Nightlife and gaming are key at Foxwoods Resort Casino in Mashantucket, Conn., so it makes sense that High Rollers Luxury Lanes and Lounge has the martinis, appetizers and décor that people expect from an upscale nightclub. This is a bowling alley with chandeliers, marble finishes, French Champagne and a grand piano. And when resort guests want a break from the casino, they can roll with it at 20 regulation bowling lanes, six of which are VIP lanes. “Seventy percent of our revenue comes from food and alcohol sales, with 30 percent coming from bowling, shuffleboard, billiards and video games,” said Randy Greenstein, partner in Boston, Mass.-based Big Night Entertainment Group, which opened High Rollers in September 2010.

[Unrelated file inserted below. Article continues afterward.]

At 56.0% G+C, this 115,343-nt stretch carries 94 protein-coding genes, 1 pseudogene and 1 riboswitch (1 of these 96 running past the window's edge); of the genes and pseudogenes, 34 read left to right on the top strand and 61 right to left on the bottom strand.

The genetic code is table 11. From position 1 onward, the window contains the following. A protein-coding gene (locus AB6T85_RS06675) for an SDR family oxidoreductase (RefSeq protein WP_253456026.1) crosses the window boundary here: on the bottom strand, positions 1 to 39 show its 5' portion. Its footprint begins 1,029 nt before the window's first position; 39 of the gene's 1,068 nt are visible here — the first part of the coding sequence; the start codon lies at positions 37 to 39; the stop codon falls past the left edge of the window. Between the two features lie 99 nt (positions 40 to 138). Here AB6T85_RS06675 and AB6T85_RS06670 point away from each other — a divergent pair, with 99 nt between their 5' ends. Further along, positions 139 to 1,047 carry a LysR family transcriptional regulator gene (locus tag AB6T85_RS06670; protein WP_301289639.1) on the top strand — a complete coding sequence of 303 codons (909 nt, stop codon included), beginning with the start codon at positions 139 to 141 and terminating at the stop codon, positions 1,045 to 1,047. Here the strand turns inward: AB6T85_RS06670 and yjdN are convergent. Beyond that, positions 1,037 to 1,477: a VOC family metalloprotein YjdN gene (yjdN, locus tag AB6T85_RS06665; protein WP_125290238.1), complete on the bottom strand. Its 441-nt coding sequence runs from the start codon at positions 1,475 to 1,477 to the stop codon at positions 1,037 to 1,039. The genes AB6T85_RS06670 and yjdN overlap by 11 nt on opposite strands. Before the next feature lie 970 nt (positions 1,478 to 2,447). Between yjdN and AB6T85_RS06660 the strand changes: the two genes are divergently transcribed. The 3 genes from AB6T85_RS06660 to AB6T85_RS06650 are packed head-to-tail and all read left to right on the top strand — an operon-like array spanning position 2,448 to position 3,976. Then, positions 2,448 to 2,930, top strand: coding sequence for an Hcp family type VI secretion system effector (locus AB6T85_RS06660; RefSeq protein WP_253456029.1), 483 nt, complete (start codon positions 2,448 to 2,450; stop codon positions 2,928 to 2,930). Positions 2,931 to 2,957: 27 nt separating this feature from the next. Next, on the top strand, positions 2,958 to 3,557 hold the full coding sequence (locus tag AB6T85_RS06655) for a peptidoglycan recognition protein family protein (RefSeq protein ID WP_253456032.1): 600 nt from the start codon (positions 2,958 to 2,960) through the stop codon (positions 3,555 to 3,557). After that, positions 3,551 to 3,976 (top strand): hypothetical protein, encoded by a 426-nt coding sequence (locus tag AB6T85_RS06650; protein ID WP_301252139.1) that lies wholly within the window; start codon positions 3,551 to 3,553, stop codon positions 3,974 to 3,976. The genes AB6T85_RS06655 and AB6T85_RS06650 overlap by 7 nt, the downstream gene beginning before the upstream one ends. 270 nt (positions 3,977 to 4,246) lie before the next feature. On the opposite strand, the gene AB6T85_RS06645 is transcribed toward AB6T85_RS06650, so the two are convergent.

“Each lane is set up as a mini living room, allowing guests to eat from a large cocktail table in front of their lanes,” he said. Plus there is full menu of appetizers, salads and shared plates. The bestsellers are the house-made Philly cheese-steak rolls, Buffalo chicken Rangoons and pizza. Greenstein said the martinis are the cocktails of choice at High Rollers and the watermelon martini is the most popular. On tap, there are more than 12 beers, six of which are craft beers.

Having a server on every lane helps up-sell food and beverages. “It is rare that a guest would not order something when a server comes over to assist them,” he noted. “We also sell lane-side packages: in order to reserve a lane, you need to reserve a package with food and beverage.”

Like most bars, High Rollers has something going on nightly, including happy hour on weekdays and ladies’ night on Thursdays. The bowling nightclub also combines all-you-can-bowl with half-priced pizza on Wednesdays. And craft-draft night brings them out on Sundays.